“The Book of Psalms begins with a beatitude. Not a prayer or a hymn, but a statement about human existence. Here at the threshold of the Psalter we are asked to consider the teaching that the way life is lived is decisive for how it turns out. This opening beatitude also serves as an introduction too the book. its location as the first psalm is not accidental; the psalm is there to invite us to read and use the entire book as a guide to a blessed life.” Mays p. 40

“This first beatitude prompts the reader to think of ht entire book as instruction for life and commends a kind of conduct that uses the Psalter in that way.” Mays p. 41

“…Psalm 1 invites us to expect and receive torah from the psalms, that is, to read them as Scripture. …. Indeed, Psalm 1 wants the whole to be read as instruction–instruction in prayer, in praise, in God’s way with us and our way under God.” Mays p. 42

Psalm 1 sets up the expectation that the righteous will prosper and the wicked will not. “The prayers testify that the righteous meet affliction rather than fulfillment in life.” Mays p. 44

“Placing first a psalm that is to be used outside the practice of worship indicates that the whole collection of Psalms was more than just some poems used for liturgy (though they never ceased to be that as well).” Creach p. 22

“…with a beatitude, good fortune is recognized as the natural outgrowth of life deemed “wise” by those who seek God’s kingdom, not as a result of the words of Someone with power to “bless.” So perhaps a better translation of ashre is “happy” or “fortunate.”” Creach p. 23

“The wicked are those who deny, as the hymn writer has said, “God is the ruler yet.”” Creach p. 24

“The wicked are those who lose sight of their place as created beings, and arrogantly see the creature (i.e., themselves; see Rom. 1:18-32) as something more than it is. From this base of self-delusion, all manner of evil actions arise. Such a stance in life always leads to a fall, the psalmist asserts.” Creach p. 25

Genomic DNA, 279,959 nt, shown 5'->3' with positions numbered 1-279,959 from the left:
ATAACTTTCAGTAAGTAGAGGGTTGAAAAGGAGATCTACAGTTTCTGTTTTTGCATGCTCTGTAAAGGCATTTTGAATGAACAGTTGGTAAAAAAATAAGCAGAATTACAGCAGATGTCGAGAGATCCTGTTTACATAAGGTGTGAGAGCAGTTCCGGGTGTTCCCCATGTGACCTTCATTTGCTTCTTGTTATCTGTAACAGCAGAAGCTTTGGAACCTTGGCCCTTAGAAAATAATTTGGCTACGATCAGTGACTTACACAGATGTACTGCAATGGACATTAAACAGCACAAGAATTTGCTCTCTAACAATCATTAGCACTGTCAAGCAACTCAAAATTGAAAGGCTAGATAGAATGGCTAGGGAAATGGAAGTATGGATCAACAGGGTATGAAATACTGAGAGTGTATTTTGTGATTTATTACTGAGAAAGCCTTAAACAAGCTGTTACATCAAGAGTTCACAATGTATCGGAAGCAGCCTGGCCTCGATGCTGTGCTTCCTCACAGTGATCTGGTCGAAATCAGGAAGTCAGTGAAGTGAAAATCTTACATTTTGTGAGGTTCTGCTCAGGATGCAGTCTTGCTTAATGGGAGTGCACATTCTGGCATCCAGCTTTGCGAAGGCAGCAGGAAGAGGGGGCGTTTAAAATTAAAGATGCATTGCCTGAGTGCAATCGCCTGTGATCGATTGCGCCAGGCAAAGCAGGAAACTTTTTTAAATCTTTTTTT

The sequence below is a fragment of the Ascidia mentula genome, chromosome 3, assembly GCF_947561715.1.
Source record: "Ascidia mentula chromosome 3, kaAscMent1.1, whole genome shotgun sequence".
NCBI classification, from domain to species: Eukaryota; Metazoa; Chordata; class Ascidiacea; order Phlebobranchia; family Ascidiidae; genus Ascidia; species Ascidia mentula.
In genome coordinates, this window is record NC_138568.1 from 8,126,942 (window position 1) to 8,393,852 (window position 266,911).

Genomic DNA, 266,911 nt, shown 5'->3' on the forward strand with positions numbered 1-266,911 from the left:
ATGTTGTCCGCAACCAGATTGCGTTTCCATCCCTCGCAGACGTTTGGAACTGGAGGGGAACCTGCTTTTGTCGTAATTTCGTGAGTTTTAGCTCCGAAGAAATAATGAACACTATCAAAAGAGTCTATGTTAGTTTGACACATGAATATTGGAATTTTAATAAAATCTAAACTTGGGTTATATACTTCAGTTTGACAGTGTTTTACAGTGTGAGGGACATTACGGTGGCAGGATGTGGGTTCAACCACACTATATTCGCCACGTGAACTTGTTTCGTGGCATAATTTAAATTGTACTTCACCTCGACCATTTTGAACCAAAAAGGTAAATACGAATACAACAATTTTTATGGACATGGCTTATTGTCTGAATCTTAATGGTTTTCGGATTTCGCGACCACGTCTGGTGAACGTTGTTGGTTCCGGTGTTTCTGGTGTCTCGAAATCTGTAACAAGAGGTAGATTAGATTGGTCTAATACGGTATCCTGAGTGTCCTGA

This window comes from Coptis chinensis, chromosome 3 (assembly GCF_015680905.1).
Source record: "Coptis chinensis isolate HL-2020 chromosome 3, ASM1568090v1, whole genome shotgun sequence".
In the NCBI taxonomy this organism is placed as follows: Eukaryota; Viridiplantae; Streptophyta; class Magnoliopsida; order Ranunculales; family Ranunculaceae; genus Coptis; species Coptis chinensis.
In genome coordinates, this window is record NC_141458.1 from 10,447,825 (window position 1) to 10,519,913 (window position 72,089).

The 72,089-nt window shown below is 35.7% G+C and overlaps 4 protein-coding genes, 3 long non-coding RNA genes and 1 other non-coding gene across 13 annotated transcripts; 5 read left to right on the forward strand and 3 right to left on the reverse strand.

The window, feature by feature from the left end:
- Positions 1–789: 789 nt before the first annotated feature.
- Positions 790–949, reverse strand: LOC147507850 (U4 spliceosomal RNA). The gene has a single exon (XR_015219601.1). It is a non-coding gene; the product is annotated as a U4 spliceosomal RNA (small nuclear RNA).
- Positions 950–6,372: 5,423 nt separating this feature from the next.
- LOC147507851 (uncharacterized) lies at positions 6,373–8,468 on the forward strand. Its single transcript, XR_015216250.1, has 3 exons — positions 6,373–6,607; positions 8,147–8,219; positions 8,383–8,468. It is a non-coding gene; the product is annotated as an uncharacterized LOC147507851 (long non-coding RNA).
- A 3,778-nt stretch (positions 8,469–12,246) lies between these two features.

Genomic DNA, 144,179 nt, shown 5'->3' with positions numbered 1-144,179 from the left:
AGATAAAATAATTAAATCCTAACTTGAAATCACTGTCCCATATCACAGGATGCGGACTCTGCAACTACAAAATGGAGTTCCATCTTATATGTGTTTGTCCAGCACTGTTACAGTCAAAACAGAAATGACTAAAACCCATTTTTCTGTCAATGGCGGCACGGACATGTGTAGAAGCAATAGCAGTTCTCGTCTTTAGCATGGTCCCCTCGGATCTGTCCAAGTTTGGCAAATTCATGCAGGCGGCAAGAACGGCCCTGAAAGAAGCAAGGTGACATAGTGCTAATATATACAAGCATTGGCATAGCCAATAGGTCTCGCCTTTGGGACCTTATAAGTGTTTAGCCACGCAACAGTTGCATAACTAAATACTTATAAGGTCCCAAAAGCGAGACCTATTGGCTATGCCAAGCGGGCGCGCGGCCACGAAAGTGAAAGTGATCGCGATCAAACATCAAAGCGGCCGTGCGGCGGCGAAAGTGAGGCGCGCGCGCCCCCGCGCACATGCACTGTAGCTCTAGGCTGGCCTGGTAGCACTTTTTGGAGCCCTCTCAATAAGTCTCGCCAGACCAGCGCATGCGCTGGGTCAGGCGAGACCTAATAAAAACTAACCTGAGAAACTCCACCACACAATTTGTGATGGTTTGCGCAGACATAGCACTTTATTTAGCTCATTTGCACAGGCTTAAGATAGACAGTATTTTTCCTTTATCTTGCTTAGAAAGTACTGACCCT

“…the fivefold organization of the Psalter seems to indicate a close association with the Torah in a narrow sense. However, torah as psalm 1 uses the word is not limited to one document.  Torah communicates the body of all instruction from God, in whatever form (a sermon, or even a personal experience, to name two examples). The placement of psalm 1 at the head of the Psalter, therefore, may mean that those who put the book together inter readers to receive torah (divine instruction) from the psalms that follow. In time, the book of Psalms would become scripture, and would stand alongside the Pentateuch (Genesis – Deuteronomy) and the rest of the Old Testament as a written collection of God’s revelation. One of the teaching points of Psalm 1 is that attention to scripture and trust in scripture as a guide to life are requisites for righteousness. The righteous who love and live torah will find their happiness there too.” Creach pp. 25-26

Psalm 1 trees planted by water. Psalms 52 and 92 trees planted in the temple. “This is a typical Old Testament way of speaking about the Temple. It is probably not so much historical as poetic. That is, this language comes from the idea that the Temple is a paradise. The Temple was for ancient Israelites a kind of “oasis for the soul”. In the Temple, God’s presence and power could be felt, the chaotic world made sense, and God’s ultimate purpose for the world could be envisioned. The passages cited above imagine the righteous like one of the trees planted firmly before the throne of God. The righteous always have in their sights the will of God and God’s rule over the world. Psalm 1:3 draws upon the trees-in-paradise image, and perhaps the trees-planted-in-temple image as well.” Creach p. 27